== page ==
It begins at night on a strange, wild beach. The waves are dark and strong, dark trees bow in the wind from the sea. I am reminded of the mysterious Island of the Dead in the famous painting by Arnold Böcklin. I have companions, but on waking I am not sure who they are, or which side of the waters I am on.
The dream was eerie, but left me thrilled with excitement. I was eager to go back inside the scene and discover more. I rolled my head on the pillow, ignoring the gray light of morning, and willed myself back. I smelled the salt air, and plunged into the waves.
Now I was moving at fantastic speed through great sentinel rocks that came alive at my approach and became giants and monsters. Some resembled the creatures Odysseus had to survive, others seemed to come from Northern imagination. There was a storybook, cinematic quality to these stone monsters. Uneasy to begin with, I soon found myself delighted by them, because I realized that I was now traveling in the imaginal realm of a child self, or of several of my Boy Roberts.
A slightly older Robert, old enough to be avidly curious about girls, took charge, and now I was in a kind of harem dream, in which women of every type were flirting with me. This was fun, for a while, but some instinct took me to breakfast at the most elegant hotel buffet. I did not linger too long over coffee and croissants, because I felt the tug of another mind.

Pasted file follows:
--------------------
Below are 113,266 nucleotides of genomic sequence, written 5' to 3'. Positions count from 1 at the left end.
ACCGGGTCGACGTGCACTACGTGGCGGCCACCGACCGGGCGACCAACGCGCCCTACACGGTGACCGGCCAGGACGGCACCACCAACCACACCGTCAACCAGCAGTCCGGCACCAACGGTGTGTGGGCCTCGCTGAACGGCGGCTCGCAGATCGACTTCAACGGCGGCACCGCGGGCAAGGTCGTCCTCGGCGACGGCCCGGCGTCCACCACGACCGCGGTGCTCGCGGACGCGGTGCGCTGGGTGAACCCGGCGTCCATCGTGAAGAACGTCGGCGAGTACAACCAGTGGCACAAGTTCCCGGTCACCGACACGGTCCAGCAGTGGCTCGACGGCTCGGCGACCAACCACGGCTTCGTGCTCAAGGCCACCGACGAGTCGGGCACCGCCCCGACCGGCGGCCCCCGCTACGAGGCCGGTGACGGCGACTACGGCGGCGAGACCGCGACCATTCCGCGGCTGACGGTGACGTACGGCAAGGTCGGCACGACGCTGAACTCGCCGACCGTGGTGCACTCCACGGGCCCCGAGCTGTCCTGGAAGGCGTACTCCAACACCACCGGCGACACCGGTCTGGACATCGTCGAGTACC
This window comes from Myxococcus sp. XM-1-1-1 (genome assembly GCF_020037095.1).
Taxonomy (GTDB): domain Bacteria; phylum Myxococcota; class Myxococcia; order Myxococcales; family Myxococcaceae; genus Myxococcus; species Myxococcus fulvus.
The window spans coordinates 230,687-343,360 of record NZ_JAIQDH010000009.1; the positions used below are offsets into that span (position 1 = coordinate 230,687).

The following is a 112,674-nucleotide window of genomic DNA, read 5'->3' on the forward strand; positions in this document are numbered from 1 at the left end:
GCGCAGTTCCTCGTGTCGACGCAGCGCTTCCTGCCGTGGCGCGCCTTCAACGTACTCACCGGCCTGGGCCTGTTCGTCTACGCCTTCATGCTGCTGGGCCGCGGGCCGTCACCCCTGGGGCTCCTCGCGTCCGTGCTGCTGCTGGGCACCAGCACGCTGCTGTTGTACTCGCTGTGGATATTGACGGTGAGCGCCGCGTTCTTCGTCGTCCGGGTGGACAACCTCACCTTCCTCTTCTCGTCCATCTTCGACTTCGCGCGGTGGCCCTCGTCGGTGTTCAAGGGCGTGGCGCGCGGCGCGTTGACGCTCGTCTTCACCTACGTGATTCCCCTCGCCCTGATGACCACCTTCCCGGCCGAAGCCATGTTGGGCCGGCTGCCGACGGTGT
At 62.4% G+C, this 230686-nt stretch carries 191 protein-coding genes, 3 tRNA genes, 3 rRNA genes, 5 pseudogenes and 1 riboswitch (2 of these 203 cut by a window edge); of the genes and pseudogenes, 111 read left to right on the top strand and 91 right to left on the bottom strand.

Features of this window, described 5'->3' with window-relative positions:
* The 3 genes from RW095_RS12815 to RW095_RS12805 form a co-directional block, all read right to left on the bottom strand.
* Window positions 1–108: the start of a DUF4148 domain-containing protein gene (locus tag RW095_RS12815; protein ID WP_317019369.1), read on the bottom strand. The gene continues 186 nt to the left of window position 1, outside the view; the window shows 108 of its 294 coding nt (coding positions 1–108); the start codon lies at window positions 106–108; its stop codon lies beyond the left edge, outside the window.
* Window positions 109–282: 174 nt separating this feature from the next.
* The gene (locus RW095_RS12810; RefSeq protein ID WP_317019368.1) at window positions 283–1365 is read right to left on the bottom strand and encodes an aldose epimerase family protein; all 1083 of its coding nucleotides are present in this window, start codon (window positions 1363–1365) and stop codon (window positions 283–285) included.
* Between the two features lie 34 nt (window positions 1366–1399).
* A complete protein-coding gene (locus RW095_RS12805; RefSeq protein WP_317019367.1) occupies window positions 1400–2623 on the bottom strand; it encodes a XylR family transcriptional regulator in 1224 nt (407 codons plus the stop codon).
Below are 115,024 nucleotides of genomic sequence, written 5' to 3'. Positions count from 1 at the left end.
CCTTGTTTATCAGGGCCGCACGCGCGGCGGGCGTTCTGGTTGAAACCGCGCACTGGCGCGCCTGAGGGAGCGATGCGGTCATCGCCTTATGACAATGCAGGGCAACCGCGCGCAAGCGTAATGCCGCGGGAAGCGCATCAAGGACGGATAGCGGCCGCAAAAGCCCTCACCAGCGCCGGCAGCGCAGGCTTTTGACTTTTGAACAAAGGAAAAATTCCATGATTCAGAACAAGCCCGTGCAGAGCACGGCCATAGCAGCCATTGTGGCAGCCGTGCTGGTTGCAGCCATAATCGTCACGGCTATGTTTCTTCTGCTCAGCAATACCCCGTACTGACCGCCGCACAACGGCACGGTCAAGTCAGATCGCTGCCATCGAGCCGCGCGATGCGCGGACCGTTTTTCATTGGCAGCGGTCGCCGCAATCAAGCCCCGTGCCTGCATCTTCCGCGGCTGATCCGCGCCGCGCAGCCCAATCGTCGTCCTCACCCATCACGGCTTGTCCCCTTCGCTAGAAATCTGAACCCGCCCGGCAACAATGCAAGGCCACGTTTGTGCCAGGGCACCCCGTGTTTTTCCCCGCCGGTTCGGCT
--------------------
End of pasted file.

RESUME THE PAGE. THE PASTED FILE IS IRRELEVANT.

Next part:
I followed it into the presence of a true priestess, the leader of a great Western order of initiates who died around the time I was born. I had met her many times, in encounters between the worlds, and felt I had known her, in a different body, during her own time on Earth. I felt blessed by this renewed contact. She was a gentle teacher, in this encounter. She wanted to remind me of my connections with certain personalities in other times and other dimensions, and how our actions in any one of these lives change the patterns of the others.
She gave me an image to bring back from this lucid dream. It looked like a Tarot card, hand drawn in ink with washes of color, from a marvelous draftsmen. Through the open flaps of a medieval tent, a city appears on the horizon, and at the heart of the city is a pavilion arranged for a special event, perhaps a marriage.
The Roman numerals VI appear at the top of the card. In most decks, the VI trump is called The Lovers. But here, the word written on the card was Grace.
There was more, much more - at least a dozen separate episodes, including ones in which I was inspecting books I haven't written yet and contributing to the translations of ones I do know. The gifts of this night were tremendous. A sense of grace (good word!) and bounty, which I want to name with that boisterous Italian word, abbondanza! Synesius of Cyrene, that great dreamer of the Greco-Roman world, wrote that the crowning gift of dreams may be simply that the Creator "infuses us with his own courage." Something like that. I have no desire to analyze experiences of this kind, simply to live and create with the energy and sense of grace they bring.
"Island of the Dead" by Swiss symbolist Arnold Böcklin. Freud had this on his wall, so did Lenin. The artist described his painting as “a dream picture: it must produce such a stillness that one would be awed by a knock on the door.”